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Market Avenue

Featured Publication
Special> 18th CPC National Congress> Featured Publication
UPDATED: December 5, 2011 NO. 49 DECEMBER 8, 2011
Market Comes to the Rescue

BOOMING MARKET: Shoppers buy vegetables in a supermarket in Tianjin on October 31 (ZHANG CHAOQUN)

Beijing Review continues to publish edited excerpts of Why and How the CPC Works in China. Edited chapter seven—How Could the CPC Integrate Socialism With the Market Economy—is as follows:

During her visit to China in 1991, former British Prime Minister Margaret Thatcher told President Jiang Zemin that socialism was incompatible with a market economy. She also said that capitalism and privatization were preconditions for a market economy. Her view was representative of the opinion in the capitalist world, but was not accepted by Jiang. One year later, Jiang proclaimed at the 14th National Congress of the CPC in 1992 that the goal of China's economic restructuring was to establish a socialist market economic system. It is astonishing to many people that China's socialist market economy is so vibrant and has produced important achievements. Many people may wonder how the CPC could integrate socialism with a market economy.

Economists have argued over the relationship between the planned and market economies for over a century. The Soviet Union was the first country where a planned economy model was formed. Shortly after the CPC came to power, China established a planned economy, copying the Soviet Union by prioritizing heavy industry in the development strategy.

With the incessantly expanding scale of economic construction and continuous increase in the quantity of products and the demands of the people, the drawbacks of China's planned economic system gradually became more and more obvious. As a result of the rigid planned economic system, the efficiency of socioeconomic development was quite low, and people found it increasingly hard to make ends meet. Everything was in short supply. The phenomenon was called a shortage economy by Janos Kornai, a Hungarian economist. Of 1 billion Chinese people, 250 million lived under the poverty line in 1978.

The actual situation in China and the difficulties of the Soviet Union sent a strong signal to the CPC—it would not do any longer to walk on the path of the planned economy.

The only way out was to reform. Late Chinese leader Deng Xiaoping proposed starting the reform by expanding the rights of enterprises to make their own decisions. Economists also became active. To cope with the defects in the planned economy, which restricted the role of the market, they urged that it was necessary to observe the law of value and give the role of the market full play in economic construction.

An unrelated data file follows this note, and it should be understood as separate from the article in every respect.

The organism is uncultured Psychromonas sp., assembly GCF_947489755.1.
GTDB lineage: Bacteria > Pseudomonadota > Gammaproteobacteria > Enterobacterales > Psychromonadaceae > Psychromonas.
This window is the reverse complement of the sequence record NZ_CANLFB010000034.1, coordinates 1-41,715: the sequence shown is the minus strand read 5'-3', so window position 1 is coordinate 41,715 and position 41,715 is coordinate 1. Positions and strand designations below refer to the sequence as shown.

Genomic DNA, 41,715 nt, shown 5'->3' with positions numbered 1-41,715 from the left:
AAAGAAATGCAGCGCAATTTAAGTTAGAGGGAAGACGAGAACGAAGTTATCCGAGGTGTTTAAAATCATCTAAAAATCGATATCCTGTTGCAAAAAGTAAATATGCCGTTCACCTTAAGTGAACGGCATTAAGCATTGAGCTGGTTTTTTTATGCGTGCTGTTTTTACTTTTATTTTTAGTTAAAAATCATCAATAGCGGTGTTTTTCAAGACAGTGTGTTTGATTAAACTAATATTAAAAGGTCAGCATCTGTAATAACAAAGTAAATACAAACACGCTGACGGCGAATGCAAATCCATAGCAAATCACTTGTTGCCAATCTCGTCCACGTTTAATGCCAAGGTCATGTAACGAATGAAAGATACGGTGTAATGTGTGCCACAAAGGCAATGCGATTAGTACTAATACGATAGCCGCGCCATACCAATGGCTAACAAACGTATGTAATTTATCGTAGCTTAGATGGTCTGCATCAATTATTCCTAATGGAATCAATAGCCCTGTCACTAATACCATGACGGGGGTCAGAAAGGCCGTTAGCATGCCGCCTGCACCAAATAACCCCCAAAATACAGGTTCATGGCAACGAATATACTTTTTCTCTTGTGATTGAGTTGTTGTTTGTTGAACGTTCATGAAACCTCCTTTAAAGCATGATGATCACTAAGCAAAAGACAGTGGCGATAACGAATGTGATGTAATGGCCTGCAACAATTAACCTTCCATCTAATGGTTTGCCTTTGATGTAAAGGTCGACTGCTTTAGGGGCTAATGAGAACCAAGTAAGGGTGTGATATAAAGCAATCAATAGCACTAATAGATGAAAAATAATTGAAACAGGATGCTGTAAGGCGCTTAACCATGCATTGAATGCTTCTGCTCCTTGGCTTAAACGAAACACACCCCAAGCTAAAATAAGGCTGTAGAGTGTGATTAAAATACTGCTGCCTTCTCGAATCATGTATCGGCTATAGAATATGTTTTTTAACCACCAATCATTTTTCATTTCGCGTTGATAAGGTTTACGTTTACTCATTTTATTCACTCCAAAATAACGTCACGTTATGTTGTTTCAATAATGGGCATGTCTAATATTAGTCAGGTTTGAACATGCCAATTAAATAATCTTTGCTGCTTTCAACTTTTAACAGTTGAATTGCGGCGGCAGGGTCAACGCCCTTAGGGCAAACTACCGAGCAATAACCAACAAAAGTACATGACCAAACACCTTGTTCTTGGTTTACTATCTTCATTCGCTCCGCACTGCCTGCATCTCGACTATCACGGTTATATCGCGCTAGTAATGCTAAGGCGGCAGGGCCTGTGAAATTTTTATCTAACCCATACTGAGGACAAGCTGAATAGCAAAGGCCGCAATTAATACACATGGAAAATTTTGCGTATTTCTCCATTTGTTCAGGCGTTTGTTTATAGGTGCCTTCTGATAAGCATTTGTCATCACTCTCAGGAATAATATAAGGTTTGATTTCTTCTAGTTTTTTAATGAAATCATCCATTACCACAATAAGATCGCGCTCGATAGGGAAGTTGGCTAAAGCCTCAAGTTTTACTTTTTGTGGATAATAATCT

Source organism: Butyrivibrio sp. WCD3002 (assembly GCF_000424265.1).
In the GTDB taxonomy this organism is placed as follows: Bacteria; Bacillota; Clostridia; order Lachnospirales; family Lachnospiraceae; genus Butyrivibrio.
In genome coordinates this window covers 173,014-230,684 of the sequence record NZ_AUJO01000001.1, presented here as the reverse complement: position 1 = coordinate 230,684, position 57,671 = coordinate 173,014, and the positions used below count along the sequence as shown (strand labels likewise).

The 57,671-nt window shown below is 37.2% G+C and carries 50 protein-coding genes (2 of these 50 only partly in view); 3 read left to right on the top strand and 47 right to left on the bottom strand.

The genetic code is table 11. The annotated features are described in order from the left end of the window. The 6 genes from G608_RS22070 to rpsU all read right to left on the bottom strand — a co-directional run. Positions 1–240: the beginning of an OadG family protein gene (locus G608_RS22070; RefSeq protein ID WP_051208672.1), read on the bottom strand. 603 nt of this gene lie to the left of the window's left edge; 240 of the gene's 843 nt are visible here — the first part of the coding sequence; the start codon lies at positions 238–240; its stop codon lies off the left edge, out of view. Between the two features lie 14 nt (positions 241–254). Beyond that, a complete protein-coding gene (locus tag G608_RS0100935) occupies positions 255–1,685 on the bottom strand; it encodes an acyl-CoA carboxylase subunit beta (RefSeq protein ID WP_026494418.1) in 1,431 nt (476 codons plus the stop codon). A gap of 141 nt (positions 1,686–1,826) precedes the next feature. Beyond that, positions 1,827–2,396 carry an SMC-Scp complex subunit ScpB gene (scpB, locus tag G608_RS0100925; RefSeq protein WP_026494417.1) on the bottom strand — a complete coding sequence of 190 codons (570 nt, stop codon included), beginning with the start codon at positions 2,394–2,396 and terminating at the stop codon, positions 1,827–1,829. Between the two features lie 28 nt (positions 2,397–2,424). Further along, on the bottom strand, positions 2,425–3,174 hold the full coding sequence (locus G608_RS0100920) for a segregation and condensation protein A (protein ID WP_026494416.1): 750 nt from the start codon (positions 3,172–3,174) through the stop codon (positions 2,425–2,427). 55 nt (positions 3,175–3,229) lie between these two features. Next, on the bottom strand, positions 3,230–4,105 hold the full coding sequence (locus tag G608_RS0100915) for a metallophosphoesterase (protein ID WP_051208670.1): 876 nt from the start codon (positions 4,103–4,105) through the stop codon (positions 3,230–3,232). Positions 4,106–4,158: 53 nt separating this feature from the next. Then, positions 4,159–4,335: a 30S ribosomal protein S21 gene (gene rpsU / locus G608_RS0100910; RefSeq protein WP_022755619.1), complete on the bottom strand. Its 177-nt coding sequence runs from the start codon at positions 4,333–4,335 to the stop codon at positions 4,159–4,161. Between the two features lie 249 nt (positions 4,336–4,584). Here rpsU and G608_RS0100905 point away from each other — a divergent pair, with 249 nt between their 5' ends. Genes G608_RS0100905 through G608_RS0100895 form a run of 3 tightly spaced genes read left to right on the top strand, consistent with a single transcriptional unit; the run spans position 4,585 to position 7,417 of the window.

The large number of unemployed young people in cities began seeking their own means of livelihood, plunging into the market with government permission. Privately run businesses sprang up and developed rapidly. China also made headway in implementing its opening-up policy. Practice showed that the economy developed much faster in areas where the role of the market was given full play, but slowly elsewhere. Under such circumstances the CPC was determined to promote economic restructuring. The traditional idea of contrasting a planned economy with a commodity economy was abandoned on October 20, 1984. Three years later it was proposed at the 13th National Congress of the CPC that China's economy was a planned commodity economy on the basis of public ownership; and the economic operation pattern was defined as "the state guides the market, and the market guides enterprises," which for the first time clarified that the roles of planning and the market could be combined in society at large.

Opinion was divided on whether market-oriented reforms should continue in China after the Soviet Union and the socialist countries in Eastern Europe all collapsed. Whatever people intended to do, it was imperative to ask first whether it was "capitalist" or "socialist." As a result, people were afraid and unable to initiate anything. China's reform process slowed down. In 1990 economic development slumped.

At this critical moment, on December 24, 1990, during a talk with other leaders, Deng pointed out: "We must understand that the difference between capitalism and socialism is not a market economy as opposed to a planned economy. If we did not have a market economy, we would have no access to information from other countries and would have to reconcile ourselves to lagging behind."

Deng played the role of "Mr. Key" in exploring the development of the market economy with Chinese characteristics. "The reform and the opening-up policy have been successful not because we relied on books, but because we relied on practice and sought truth from facts. Many of the good ideas in rural reform came from people at the grassroots. We studied them, and raised them to the level of guidelines for the whole country," Deng said.

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